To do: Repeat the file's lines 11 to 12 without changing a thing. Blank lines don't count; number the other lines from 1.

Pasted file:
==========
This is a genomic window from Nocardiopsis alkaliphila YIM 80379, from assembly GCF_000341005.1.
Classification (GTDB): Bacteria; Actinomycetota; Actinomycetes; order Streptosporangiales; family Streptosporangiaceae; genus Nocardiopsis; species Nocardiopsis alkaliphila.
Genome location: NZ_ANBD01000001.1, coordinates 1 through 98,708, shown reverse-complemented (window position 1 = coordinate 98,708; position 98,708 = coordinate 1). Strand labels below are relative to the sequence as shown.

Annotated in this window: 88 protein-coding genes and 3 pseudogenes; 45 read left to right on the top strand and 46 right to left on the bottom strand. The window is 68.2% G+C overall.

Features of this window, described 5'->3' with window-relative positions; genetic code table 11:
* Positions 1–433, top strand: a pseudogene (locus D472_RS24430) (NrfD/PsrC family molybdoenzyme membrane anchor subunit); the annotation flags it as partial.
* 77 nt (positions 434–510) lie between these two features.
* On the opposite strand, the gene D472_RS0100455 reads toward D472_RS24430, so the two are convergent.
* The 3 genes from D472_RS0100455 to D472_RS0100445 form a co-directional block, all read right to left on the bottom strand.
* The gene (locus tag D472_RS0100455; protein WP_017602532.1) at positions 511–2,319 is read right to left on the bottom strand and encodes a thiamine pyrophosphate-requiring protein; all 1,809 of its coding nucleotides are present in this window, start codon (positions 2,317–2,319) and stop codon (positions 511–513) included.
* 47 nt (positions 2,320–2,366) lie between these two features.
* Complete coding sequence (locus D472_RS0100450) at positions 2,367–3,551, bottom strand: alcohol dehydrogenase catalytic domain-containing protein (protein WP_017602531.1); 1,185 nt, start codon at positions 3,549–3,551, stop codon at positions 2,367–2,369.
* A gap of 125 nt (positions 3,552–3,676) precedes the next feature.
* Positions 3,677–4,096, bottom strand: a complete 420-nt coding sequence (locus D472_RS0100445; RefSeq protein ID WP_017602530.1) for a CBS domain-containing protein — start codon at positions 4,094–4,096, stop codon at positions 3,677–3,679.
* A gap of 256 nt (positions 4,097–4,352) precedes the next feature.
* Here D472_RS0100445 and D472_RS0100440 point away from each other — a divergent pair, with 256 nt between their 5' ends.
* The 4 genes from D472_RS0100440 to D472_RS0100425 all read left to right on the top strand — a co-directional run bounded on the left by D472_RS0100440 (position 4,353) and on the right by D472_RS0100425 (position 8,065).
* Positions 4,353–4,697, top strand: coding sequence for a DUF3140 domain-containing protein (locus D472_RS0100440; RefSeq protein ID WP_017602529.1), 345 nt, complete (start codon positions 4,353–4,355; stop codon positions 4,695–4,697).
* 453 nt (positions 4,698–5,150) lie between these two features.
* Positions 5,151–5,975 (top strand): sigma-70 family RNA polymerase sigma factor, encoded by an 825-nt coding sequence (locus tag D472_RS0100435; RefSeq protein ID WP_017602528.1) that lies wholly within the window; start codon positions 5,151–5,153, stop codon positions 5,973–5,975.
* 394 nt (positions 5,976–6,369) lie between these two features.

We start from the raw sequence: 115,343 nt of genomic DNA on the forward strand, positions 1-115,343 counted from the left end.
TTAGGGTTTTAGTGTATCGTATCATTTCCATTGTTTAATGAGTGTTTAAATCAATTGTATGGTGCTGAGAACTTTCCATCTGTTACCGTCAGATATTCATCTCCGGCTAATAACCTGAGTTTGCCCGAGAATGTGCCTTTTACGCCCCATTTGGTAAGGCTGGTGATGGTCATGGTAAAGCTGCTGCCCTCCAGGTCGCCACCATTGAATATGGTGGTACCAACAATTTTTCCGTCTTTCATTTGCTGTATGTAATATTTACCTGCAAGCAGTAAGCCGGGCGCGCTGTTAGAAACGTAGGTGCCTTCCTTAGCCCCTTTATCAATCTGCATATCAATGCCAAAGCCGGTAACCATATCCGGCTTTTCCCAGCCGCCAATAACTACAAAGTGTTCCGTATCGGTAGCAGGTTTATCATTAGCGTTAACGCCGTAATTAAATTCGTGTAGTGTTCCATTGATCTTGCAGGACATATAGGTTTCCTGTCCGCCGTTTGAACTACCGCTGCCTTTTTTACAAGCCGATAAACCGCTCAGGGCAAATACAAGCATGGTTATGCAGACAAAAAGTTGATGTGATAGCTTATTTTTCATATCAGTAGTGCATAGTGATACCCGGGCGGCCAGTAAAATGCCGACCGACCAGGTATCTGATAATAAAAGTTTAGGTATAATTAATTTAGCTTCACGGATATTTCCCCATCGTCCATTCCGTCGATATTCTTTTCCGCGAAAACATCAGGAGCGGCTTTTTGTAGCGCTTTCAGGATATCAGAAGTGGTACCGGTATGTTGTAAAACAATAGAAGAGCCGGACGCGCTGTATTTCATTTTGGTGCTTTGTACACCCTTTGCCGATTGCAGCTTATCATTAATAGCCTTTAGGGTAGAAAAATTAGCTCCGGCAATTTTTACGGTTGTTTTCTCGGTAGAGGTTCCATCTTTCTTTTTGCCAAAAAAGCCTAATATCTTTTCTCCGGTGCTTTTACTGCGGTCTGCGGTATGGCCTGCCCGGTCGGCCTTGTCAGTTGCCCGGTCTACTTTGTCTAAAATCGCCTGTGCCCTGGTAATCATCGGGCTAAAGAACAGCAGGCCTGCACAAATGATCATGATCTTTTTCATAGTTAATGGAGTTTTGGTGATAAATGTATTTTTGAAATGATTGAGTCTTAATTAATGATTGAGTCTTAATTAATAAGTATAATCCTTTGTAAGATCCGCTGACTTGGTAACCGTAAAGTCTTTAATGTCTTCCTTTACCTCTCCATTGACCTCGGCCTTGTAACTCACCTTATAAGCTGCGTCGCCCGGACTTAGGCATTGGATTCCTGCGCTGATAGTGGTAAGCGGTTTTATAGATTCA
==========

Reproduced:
* 47 nt (positions 2,320–2,366) lie between these two features.
* Complete coding sequence (locus D472_RS0100450) at positions 2,367–3,551, bottom strand: alcohol dehydrogenase catalytic domain-containing protein (protein WP_017602531.1); 1,185 nt, start codon at positions 3,549–3,551, stop codon at positions 2,367–2,369.